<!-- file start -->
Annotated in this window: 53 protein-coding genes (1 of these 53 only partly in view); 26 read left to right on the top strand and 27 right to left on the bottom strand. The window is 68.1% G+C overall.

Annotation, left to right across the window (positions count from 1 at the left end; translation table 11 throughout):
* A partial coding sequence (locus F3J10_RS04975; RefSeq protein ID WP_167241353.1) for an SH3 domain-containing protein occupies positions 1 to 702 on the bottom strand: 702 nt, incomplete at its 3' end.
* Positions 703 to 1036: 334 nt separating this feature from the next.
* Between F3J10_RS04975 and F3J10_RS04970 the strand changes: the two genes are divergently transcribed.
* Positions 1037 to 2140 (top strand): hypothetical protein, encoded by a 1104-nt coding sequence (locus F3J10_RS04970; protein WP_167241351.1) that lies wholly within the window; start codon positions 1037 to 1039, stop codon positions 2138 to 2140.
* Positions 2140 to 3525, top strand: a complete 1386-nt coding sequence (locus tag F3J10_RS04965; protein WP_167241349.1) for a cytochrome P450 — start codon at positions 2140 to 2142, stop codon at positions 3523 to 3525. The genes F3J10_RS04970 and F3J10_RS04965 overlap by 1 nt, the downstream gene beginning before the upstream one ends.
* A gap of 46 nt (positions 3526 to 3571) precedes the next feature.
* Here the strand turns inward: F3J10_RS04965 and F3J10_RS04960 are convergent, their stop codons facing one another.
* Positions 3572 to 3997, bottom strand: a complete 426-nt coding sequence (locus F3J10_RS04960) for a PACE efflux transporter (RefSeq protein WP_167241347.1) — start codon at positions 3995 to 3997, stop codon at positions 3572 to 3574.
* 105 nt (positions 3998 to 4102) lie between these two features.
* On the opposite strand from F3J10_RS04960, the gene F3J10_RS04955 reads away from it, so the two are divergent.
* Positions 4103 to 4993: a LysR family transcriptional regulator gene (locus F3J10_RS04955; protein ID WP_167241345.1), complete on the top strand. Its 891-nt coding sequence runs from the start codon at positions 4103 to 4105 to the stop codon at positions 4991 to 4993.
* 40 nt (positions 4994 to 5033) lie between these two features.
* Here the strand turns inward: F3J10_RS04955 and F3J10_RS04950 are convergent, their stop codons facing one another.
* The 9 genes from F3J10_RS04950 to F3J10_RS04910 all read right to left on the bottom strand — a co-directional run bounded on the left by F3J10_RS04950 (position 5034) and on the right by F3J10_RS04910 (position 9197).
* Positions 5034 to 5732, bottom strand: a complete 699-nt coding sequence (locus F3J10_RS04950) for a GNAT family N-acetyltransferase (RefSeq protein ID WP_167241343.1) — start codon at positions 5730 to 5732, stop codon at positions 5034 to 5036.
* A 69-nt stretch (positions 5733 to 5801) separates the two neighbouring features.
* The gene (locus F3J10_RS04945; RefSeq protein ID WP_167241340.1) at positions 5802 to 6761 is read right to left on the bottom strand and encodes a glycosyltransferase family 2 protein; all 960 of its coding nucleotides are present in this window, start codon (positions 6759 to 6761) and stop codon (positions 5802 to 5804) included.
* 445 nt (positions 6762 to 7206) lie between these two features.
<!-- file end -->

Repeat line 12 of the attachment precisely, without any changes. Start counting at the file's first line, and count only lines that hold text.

* On the opposite strand from F3J10_RS04960, the gene F3J10_RS04955 reads away from it, so the two are divergent.